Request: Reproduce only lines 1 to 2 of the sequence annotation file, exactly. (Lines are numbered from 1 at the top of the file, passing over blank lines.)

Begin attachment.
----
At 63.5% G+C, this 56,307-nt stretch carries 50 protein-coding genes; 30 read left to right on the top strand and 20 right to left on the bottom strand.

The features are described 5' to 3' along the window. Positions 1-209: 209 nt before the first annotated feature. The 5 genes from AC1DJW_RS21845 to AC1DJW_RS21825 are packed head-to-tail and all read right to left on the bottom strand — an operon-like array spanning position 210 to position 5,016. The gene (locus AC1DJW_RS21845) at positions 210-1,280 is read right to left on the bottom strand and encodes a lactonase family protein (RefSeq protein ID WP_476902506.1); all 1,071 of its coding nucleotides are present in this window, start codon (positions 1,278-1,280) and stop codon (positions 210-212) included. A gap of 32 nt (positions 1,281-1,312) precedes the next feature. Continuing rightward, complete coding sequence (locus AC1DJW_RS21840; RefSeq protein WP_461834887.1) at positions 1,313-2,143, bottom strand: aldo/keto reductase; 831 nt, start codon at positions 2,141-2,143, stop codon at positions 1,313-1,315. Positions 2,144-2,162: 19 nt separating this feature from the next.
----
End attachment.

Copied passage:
At 63.5% G+C, this 56,307-nt stretch carries 50 protein-coding genes; 30 read left to right on the top strand and 20 right to left on the bottom strand.

The features are described 5' to 3' along the window. Positions 1-209: 209 nt before the first annotated feature. The 5 genes from AC1DJW_RS21845 to AC1DJW_RS21825 are packed head-to-tail and all read right to left on the bottom strand — an operon-like array spanning position 210 to position 5,016. The gene (locus AC1DJW_RS21845) at positions 210-1,280 is read right to left on the bottom strand and encodes a lactonase family protein (RefSeq protein ID WP_476902506.1); all 1,071 of its coding nucleotides are present in this window, start codon (positions 1,278-1,280) and stop codon (positions 210-212) included. A gap of 32 nt (positions 1,281-1,312) precedes the next feature. Continuing rightward, complete coding sequence (locus AC1DJW_RS21840; RefSeq protein WP_461834887.1) at positions 1,313-2,143, bottom strand: aldo/keto reductase; 831 nt, start codon at positions 2,141-2,143, stop codon at positions 1,313-1,315. Positions 2,144-2,162: 19 nt separating this feature from the next.